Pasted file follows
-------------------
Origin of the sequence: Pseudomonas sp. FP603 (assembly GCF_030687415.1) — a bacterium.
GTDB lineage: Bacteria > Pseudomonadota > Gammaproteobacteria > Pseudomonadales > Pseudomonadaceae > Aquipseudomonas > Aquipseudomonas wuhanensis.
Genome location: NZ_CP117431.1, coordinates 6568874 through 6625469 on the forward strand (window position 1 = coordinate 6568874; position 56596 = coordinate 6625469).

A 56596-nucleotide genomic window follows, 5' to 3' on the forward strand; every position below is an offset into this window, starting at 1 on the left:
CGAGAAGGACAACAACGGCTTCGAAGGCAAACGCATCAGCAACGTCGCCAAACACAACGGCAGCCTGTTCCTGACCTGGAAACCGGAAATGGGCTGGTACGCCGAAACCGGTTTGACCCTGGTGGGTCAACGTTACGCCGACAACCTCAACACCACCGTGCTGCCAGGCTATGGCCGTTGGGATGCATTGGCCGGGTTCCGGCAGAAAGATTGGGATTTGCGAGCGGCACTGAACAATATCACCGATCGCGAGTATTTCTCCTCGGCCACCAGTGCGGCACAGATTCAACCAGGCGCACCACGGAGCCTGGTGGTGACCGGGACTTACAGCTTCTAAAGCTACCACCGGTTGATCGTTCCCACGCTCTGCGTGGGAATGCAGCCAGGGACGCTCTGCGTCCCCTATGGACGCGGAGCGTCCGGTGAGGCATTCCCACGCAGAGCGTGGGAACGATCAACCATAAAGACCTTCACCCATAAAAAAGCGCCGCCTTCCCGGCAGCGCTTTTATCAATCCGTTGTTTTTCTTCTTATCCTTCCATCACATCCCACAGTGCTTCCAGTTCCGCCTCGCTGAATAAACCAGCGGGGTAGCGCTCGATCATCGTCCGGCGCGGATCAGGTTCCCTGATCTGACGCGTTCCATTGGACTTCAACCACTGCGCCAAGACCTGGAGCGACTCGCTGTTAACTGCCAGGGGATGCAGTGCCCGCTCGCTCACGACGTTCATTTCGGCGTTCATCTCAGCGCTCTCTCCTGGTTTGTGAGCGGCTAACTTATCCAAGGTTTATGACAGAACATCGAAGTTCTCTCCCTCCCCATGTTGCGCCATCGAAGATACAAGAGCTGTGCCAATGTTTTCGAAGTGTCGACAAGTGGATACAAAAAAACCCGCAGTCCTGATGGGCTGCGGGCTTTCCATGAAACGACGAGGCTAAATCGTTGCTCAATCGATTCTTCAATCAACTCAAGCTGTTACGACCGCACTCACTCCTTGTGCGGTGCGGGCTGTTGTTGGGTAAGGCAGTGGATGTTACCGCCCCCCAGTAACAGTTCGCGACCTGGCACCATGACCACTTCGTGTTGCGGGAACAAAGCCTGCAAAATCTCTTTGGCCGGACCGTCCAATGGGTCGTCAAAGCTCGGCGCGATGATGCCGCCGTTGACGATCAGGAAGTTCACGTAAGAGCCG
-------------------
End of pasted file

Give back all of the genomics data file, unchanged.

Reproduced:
Origin of the sequence: Pseudomonas sp. FP603 (assembly GCF_030687415.1) — a bacterium.
GTDB lineage: Bacteria > Pseudomonadota > Gammaproteobacteria > Pseudomonadales > Pseudomonadaceae > Aquipseudomonas > Aquipseudomonas wuhanensis.
Genome location: NZ_CP117431.1, coordinates 6568874 through 6625469 on the forward strand (window position 1 = coordinate 6568874; position 56596 = coordinate 6625469).

A 56596-nucleotide genomic window follows, 5' to 3' on the forward strand; every position below is an offset into this window, starting at 1 on the left:
CGAGAAGGACAACAACGGCTTCGAAGGCAAACGCATCAGCAACGTCGCCAAACACAACGGCAGCCTGTTCCTGACCTGGAAACCGGAAATGGGCTGGTACGCCGAAACCGGTTTGACCCTGGTGGGTCAACGTTACGCCGACAACCTCAACACCACCGTGCTGCCAGGCTATGGCCGTTGGGATGCATTGGCCGGGTTCCGGCAGAAAGATTGGGATTTGCGAGCGGCACTGAACAATATCACCGATCGCGAGTATTTCTCCTCGGCCACCAGTGCGGCACAGATTCAACCAGGCGCACCACGGAGCCTGGTGGTGACCGGGACTTACAGCTTCTAAAGCTACCACCGGTTGATCGTTCCCACGCTCTGCGTGGGAATGCAGCCAGGGACGCTCTGCGTCCCCTATGGACGCGGAGCGTCCGGTGAGGCATTCCCACGCAGAGCGTGGGAACGATCAACCATAAAGACCTTCACCCATAAAAAAGCGCCGCCTTCCCGGCAGCGCTTTTATCAATCCGTTGTTTTTCTTCTTATCCTTCCATCACATCCCACAGTGCTTCCAGTTCCGCCTCGCTGAATAAACCAGCGGGGTAGCGCTCGATCATCGTCCGGCGCGGATCAGGTTCCCTGATCTGACGCGTTCCATTGGACTTCAACCACTGCGCCAAGACCTGGAGCGACTCGCTGTTAACTGCCAGGGGATGCAGTGCCCGCTCGCTCACGACGTTCATTTCGGCGTTCATCTCAGCGCTCTCTCCTGGTTTGTGAGCGGCTAACTTATCCAAGGTTTATGACAGAACATCGAAGTTCTCTCCCTCCCCATGTTGCGCCATCGAAGATACAAGAGCTGTGCCAATGTTTTCGAAGTGTCGACAAGTGGATACAAAAAAACCCGCAGTCCTGATGGGCTGCGGGCTTTCCATGAAACGACGAGGCTAAATCGTTGCTCAATCGATTCTTCAATCAACTCAAGCTGTTACGACCGCACTCACTCCTTGTGCGGTGCGGGCTGTTGTTGGGTAAGGCAGTGGATGTTACCGCCCCCCAGTAACAGTTCGCGACCTGGCACCATGACCACTTCGTGTTGCGGGAACAAAGCCTGCAAAATCTCTTTGGCCGGACCGTCCAATGGGTCGTCAAAGCTCGGCGCGATGATGCCGCCGTTGACGATCAGGAAGTTCACGTAAGAGCCG